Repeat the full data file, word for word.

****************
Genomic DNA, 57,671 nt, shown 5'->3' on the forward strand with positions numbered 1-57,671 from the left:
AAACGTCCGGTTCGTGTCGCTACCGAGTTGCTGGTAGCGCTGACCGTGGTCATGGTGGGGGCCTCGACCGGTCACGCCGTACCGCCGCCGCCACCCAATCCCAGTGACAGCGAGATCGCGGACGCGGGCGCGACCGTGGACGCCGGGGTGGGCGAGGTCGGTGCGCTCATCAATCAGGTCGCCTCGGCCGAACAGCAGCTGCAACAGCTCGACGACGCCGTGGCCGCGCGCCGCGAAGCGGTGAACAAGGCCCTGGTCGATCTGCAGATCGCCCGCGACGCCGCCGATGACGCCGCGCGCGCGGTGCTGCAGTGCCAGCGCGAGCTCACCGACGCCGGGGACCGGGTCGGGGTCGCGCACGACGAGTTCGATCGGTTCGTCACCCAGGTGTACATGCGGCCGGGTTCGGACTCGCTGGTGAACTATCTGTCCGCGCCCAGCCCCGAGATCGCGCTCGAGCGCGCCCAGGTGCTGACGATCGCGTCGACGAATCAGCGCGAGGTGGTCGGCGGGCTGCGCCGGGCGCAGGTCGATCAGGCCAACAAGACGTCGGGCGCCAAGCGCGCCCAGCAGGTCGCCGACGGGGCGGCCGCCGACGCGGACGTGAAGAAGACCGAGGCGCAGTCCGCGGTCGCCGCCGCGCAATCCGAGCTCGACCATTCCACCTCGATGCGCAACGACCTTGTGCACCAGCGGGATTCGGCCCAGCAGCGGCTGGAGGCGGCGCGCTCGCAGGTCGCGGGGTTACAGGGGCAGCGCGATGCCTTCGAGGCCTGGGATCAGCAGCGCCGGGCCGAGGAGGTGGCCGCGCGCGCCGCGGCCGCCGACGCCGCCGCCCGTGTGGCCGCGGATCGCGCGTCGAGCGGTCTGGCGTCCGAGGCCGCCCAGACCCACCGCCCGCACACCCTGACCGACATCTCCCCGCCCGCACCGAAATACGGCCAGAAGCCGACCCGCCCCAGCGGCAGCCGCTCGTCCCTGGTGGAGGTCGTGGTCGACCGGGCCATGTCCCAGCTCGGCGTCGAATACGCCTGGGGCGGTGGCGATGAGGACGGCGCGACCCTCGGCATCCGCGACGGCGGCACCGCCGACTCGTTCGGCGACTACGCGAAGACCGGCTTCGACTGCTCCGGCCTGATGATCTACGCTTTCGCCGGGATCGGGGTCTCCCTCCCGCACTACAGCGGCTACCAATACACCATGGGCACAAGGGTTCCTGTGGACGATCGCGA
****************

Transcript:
Genomic DNA, 57,671 nt, shown 5'->3' on the forward strand with positions numbered 1-57,671 from the left:
AAACGTCCGGTTCGTGTCGCTACCGAGTTGCTGGTAGCGCTGACCGTGGTCATGGTGGGGGCCTCGACCGGTCACGCCGTACCGCCGCCGCCACCCAATCCCAGTGACAGCGAGATCGCGGACGCGGGCGCGACCGTGGACGCCGGGGTGGGCGAGGTCGGTGCGCTCATCAATCAGGTCGCCTCGGCCGAACAGCAGCTGCAACAGCTCGACGACGCCGTGGCCGCGCGCCGCGAAGCGGTGAACAAGGCCCTGGTCGATCTGCAGATCGCCCGCGACGCCGCCGATGACGCCGCGCGCGCGGTGCTGCAGTGCCAGCGCGAGCTCACCGACGCCGGGGACCGGGTCGGGGTCGCGCACGACGAGTTCGATCGGTTCGTCACCCAGGTGTACATGCGGCCGGGTTCGGACTCGCTGGTGAACTATCTGTCCGCGCCCAGCCCCGAGATCGCGCTCGAGCGCGCCCAGGTGCTGACGATCGCGTCGACGAATCAGCGCGAGGTGGTCGGCGGGCTGCGCCGGGCGCAGGTCGATCAGGCCAACAAGACGTCGGGCGCCAAGCGCGCCCAGCAGGTCGCCGACGGGGCGGCCGCCGACGCGGACGTGAAGAAGACCGAGGCGCAGTCCGCGGTCGCCGCCGCGCAATCCGAGCTCGACCATTCCACCTCGATGCGCAACGACCTTGTGCACCAGCGGGATTCGGCCCAGCAGCGGCTGGAGGCGGCGCGCTCGCAGGTCGCGGGGTTACAGGGGCAGCGCGATGCCTTCGAGGCCTGGGATCAGCAGCGCCGGGCCGAGGAGGTGGCCGCGCGCGCCGCGGCCGCCGACGCCGCCGCCCGTGTGGCCGCGGATCGCGCGTCGAGCGGTCTGGCGTCCGAGGCCGCCCAGACCCACCGCCCGCACACCCTGACCGACATCTCCCCGCCCGCACCGAAATACGGCCAGAAGCCGACCCGCCCCAGCGGCAGCCGCTCGTCCCTGGTGGAGGTCGTGGTCGACCGGGCCATGTCCCAGCTCGGCGTCGAATACGCCTGGGGCGGTGGCGATGAGGACGGCGCGACCCTCGGCATCCGCGACGGCGGCACCGCCGACTCGTTCGGCGACTACGCGAAGACCGGCTTCGACTGCTCCGGCCTGATGATCTACGCTTTCGCCGGGATCGGGGTCTCCCTCCCGCACTACAGCGGCTACCAATACACCATGGGCACAAGGGTTCCTGTGGACGATCGCGA